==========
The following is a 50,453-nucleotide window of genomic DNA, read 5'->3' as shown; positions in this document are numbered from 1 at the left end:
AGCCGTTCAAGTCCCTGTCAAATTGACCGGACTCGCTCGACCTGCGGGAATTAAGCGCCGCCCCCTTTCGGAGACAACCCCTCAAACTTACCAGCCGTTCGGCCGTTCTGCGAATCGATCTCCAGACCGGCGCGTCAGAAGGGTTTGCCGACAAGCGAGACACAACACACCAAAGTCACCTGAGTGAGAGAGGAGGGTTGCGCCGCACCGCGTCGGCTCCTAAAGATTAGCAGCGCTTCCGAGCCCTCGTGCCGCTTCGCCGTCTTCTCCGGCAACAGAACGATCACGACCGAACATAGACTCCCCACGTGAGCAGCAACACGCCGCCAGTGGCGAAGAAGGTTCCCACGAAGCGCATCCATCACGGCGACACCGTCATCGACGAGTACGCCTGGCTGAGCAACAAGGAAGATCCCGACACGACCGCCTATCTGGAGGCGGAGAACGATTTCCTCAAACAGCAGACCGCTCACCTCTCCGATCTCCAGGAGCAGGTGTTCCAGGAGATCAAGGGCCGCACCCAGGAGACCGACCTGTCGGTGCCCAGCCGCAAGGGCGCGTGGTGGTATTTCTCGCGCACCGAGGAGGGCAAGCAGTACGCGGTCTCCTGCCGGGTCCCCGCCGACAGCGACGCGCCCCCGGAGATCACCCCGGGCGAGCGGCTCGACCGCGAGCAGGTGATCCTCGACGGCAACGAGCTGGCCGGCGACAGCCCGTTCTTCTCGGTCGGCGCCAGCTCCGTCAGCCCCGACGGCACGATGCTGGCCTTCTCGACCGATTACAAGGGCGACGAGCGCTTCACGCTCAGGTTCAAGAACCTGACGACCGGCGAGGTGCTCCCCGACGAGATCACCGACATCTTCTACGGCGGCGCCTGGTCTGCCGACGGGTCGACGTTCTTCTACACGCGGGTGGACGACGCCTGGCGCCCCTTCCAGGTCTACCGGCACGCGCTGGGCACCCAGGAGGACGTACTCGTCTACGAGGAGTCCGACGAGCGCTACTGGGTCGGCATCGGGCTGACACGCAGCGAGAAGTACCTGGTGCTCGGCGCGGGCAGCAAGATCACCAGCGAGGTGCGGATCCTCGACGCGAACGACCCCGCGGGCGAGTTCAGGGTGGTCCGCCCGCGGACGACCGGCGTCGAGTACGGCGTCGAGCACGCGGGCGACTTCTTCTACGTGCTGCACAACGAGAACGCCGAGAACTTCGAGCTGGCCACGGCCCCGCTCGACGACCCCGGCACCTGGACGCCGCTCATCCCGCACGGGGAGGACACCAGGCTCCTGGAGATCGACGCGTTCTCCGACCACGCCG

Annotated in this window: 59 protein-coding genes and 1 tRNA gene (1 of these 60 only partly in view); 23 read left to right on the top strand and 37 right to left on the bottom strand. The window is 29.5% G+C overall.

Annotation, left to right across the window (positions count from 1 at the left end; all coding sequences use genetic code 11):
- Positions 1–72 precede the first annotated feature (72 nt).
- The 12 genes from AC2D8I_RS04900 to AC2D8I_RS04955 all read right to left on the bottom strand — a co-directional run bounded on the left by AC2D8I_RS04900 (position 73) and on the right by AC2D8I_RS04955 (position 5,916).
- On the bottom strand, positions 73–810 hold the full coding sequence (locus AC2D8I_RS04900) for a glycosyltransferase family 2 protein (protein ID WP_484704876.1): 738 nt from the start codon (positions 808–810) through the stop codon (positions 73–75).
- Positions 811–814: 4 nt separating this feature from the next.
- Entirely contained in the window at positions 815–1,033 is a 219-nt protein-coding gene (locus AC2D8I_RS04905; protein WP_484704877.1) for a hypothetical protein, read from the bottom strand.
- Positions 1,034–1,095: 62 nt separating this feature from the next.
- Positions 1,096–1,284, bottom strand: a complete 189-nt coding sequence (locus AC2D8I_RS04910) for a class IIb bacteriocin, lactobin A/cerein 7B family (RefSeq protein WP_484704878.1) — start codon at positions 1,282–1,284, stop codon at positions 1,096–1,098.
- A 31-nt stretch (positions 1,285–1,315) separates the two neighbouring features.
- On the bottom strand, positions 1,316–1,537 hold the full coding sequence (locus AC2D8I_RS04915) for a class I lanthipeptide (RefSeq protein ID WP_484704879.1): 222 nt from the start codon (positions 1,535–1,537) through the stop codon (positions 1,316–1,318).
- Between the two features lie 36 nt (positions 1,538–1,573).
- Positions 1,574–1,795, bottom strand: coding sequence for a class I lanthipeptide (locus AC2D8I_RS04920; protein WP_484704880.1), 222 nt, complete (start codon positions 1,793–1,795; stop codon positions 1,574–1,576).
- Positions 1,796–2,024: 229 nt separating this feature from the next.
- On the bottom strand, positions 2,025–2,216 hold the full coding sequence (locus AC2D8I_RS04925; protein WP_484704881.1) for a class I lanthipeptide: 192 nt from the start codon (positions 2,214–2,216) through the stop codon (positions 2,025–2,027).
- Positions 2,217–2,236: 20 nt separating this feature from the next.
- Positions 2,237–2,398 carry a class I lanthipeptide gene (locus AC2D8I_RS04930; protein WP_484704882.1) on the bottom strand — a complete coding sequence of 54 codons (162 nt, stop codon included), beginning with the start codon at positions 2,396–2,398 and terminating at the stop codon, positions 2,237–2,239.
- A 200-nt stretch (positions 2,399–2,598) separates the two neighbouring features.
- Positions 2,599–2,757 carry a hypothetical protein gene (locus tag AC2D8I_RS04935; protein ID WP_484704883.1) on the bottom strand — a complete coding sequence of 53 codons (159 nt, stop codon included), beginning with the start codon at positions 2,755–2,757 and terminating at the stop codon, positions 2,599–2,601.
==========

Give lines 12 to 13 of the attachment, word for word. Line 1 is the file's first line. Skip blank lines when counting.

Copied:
- A 31-nt stretch (positions 1,285–1,315) separates the two neighbouring features.
- On the bottom strand, positions 1,316–1,537 hold the full coding sequence (locus AC2D8I_RS04915) for a class I lanthipeptide (RefSeq protein ID WP_484704879.1): 222 nt from the start codon (positions 1,535–1,537) through the stop codon (positions 1,316–1,318).